Platte County R-3 praises performance improvements, vows to keep getting better

Platte County R-3 officials lauded an improvement in the 2014 results of the Missouri School Improvement Program, fifth cycle (MSIP5), while also pointing the need for improvements in certain areas.During the regular Platte County R-3 Board of Education meeting Oct. 16, assistant superintendent Dr. Michael Brown presented an improvement for 3.5 percent in total score from 2013 to 2014 in the annual academic assessment from Missouri’s Department of Elementary and Secondary Education. Platte County scored 132.5 points out of a possible 140 spread across five categories of evaluation.

That’s five points better than 2013 and places Platte County at sixth out of 12 when compared to 11 identified benchmark schools in Missouri, considered similar in size and demographics. The top six are most similar from across the state and the next five closest in the Kansas City Northland.

“Yes, we can compare to the state average. That’s great, but is that really an accurate bar of where we should be?” said Andy Hall, Platte County’s coordinator of data and measurement. “Do we want to compare to the state or compare to people truly like us?”

Platte County scored 52 out of a possible 56 points in academic achievement, which makes up the bulk of the score.

This number comes from student performance on state Missouri Assesment Program/End-of-Course exams (MAP/EOC). All four points lost in the first category were a result of testing in math. Platte County actually gained a ½ point in sub-group achievement, which includes the same evaluations but for various minority, free/reduced lunch program and other special circumstance students, but still garnered only 11 out of 14 points — the lowest percentage for any of the categories.

Platte County’s biggest gain (4½ points) came in college and career readiness, which includes ACT results, Northland Career Center exit exams, dual-credit courses and a follow-up survey to graduates on where they are now. The district recorded its highest ACT composite score ever — a total for all students taking the test — at 22.8, and Hall noted that an increased effort in administering and receiving more complete results from the survey helped push the MSIP5 score in this category up from 25 to 29.5 in one year.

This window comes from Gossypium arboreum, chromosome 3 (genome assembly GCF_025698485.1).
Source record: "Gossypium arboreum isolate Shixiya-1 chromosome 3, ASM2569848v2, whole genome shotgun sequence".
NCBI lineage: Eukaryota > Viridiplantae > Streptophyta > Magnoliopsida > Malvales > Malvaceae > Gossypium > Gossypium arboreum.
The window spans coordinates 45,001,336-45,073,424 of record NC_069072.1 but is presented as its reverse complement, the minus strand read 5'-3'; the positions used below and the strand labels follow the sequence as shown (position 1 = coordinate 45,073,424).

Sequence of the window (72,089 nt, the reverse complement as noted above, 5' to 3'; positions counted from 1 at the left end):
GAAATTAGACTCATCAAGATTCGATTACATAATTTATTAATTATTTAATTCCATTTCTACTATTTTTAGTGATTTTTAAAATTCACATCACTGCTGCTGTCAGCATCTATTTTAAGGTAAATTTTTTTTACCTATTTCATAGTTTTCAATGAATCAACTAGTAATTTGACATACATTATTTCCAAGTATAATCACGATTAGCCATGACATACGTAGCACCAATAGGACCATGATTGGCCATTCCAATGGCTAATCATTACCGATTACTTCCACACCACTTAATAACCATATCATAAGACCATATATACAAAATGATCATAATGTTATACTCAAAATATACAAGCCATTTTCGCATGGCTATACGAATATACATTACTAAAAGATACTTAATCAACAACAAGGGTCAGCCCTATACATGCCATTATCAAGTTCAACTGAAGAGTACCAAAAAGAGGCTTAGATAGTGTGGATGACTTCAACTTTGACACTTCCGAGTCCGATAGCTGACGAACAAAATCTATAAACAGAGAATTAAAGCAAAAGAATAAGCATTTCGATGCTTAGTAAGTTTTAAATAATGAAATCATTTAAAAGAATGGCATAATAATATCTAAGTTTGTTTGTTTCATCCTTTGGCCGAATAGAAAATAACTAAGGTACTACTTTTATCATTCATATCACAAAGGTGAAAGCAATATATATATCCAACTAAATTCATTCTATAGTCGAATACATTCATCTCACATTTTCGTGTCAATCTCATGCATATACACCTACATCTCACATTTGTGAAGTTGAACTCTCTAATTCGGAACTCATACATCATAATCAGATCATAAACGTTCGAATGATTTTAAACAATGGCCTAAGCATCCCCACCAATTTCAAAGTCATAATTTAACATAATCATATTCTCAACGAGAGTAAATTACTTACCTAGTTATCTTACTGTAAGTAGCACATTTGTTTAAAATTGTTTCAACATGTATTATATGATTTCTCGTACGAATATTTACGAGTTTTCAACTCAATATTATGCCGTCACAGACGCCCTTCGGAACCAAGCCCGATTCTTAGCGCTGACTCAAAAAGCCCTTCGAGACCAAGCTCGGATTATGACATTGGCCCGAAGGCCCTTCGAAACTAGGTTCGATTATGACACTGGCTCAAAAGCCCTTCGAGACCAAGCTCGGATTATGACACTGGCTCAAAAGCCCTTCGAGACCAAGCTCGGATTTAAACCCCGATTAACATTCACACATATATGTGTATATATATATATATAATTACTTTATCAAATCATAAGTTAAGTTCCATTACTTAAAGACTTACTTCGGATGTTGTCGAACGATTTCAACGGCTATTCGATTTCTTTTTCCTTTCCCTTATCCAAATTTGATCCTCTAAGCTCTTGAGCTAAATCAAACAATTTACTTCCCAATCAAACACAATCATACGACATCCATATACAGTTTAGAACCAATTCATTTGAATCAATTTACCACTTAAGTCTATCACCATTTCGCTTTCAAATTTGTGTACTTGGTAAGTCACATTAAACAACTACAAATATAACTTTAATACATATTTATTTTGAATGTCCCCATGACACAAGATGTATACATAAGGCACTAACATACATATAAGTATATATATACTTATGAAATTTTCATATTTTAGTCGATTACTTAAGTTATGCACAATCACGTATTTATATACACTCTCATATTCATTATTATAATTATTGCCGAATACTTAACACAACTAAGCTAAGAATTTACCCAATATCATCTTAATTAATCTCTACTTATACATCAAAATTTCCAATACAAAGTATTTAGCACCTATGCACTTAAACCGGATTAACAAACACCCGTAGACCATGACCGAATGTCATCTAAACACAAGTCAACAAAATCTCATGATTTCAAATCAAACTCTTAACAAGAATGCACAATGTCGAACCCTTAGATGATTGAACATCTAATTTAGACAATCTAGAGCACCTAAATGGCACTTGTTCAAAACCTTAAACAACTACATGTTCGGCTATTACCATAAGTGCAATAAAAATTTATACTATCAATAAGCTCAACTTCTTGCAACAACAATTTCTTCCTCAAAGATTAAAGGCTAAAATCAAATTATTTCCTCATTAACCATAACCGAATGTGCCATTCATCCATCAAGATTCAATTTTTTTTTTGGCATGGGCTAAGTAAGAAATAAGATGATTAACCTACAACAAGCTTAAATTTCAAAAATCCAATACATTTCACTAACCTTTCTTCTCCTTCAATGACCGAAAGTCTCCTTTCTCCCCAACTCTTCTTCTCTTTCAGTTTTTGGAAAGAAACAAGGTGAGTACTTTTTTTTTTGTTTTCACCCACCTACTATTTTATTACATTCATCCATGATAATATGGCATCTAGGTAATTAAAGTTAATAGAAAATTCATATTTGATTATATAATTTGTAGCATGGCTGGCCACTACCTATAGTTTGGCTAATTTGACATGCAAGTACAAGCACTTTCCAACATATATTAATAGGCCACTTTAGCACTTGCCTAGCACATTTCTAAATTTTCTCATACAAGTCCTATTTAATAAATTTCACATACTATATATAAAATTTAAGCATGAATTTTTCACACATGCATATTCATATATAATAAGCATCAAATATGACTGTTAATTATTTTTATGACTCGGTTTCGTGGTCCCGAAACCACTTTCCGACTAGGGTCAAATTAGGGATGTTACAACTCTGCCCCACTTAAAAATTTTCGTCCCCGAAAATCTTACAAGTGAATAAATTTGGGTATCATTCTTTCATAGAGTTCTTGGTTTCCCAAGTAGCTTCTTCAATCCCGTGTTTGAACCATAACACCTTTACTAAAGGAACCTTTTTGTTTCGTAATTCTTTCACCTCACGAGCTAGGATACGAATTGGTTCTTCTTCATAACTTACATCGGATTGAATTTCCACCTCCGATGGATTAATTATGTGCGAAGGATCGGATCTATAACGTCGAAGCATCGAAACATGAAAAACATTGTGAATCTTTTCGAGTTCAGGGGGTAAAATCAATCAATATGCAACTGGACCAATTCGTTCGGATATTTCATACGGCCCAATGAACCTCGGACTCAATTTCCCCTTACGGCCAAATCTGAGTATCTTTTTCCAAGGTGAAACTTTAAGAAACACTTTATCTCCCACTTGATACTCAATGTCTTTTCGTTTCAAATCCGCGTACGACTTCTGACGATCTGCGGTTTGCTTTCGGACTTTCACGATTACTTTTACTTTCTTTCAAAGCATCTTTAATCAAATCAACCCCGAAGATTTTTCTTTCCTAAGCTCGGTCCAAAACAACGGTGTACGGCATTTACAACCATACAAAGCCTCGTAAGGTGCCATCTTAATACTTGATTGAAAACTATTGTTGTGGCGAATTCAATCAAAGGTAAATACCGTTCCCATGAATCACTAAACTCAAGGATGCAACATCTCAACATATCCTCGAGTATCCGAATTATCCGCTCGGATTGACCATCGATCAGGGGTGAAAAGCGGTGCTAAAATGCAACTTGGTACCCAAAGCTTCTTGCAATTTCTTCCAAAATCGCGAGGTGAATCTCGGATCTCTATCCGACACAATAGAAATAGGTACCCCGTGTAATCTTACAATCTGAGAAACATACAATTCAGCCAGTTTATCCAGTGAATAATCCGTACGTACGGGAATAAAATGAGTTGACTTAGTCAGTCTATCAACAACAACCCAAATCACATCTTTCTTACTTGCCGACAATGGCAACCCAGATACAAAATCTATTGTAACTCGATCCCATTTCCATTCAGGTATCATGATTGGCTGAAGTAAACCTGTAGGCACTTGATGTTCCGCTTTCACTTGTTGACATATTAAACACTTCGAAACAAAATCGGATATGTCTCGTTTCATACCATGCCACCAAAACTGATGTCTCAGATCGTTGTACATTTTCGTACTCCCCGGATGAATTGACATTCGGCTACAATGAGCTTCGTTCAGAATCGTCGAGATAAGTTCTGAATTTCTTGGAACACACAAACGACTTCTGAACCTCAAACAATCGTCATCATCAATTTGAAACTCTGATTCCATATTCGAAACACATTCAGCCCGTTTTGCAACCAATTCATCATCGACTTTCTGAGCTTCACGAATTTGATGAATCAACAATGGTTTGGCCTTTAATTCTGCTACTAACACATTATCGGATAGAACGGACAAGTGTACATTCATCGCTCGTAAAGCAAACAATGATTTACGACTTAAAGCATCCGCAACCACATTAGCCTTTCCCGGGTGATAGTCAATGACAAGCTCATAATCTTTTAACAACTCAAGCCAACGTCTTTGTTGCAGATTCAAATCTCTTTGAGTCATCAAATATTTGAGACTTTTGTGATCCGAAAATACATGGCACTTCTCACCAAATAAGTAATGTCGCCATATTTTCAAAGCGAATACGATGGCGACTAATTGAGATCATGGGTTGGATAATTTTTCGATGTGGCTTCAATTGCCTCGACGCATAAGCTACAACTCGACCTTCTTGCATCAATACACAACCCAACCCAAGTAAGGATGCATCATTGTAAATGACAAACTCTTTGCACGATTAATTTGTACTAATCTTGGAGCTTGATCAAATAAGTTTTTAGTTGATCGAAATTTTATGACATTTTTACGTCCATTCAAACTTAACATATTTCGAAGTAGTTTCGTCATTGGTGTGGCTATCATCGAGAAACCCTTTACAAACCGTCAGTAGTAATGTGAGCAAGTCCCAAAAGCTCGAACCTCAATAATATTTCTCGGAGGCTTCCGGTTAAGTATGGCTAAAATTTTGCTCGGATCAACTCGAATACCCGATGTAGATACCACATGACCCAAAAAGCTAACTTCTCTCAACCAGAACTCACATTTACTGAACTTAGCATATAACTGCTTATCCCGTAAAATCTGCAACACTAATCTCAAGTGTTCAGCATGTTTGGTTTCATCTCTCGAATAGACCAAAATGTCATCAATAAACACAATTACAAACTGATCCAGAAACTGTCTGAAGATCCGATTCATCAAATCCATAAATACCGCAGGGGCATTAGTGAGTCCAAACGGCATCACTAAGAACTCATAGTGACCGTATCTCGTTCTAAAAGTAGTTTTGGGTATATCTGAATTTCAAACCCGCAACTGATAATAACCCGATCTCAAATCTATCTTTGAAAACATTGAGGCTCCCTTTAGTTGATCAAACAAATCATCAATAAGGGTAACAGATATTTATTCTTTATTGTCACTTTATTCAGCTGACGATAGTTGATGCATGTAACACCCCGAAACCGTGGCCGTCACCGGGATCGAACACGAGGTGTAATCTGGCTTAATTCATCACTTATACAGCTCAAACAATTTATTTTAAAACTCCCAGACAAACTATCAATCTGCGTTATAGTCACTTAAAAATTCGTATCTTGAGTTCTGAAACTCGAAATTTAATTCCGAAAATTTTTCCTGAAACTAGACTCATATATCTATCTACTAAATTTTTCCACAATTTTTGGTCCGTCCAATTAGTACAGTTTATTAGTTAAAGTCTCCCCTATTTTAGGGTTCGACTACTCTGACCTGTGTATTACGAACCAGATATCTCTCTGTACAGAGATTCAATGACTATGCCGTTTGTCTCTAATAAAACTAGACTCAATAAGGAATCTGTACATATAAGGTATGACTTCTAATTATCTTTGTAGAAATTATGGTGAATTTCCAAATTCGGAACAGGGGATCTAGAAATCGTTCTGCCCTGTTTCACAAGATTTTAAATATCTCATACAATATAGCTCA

Attendance and graduation rates both received 100 percent of available points.

Brown noted subgroup achievement and math scores overall need to improve. In addition, students showed growth and improvement in social studies and English/language arts to receive full credit in the scores, and officials hope to grow those scores to avoid that need in the future.

“We look at our performance data to get better, and there’s a lot that goes into getting better,” Brown said.

Earlier in the meeting, the board approved the bus routes for this school year and received updates on statistics related to the district’s transit. Out of 4,017 eligible riders, about 80 percent use bus routes, and 2,843 total students currently ride in the morning and afternoon.

Overall, there are 52 routes — up two this year but staying mostly steady compared to the past five years, which peaked at 54 in 2010-11 — covering 1,561.6 miles daily. That number actually went down from a year ago.

Available capacity filled sits at 73 percent, which is a decrease mostly attributed to adding buses in the Seven Bridges/N Highway area of Platte City to accommodate continued growth in that area. Average ride times remained fairly consistent, although special needs and ESCE routes showed a significant reduction equating to about 30 seconds less spent on the bus per student from a year ago.

“We’ve made a lot of changes since the beginning of the school year – tweaks here, tweaks there – and that happens every year, of course, as enrollment settles in,” said John Byrne, head of the district’s transportation department.

The board also recognized a group of Pathfinder Elementary teachers with its monthly SCHIVIR Me Timbers recognition, given to staff members deemed to be living the values of Platte County’s school district. Stephanie Seigel, Angela McClanahan, Amy Wazac, Brooke Roberts and Heather Schuller were honored for their work in identifying physical difficulties for a student that resulted in diagnosis of a medical condition.

The student recently underwent surgery for the undisclosed issue and expects to make a full recovery, partly due to the efforts of the staff at Pathfinder who encouraged his mother to seek further help. Those in attendance gave a standing ovation to the honorees.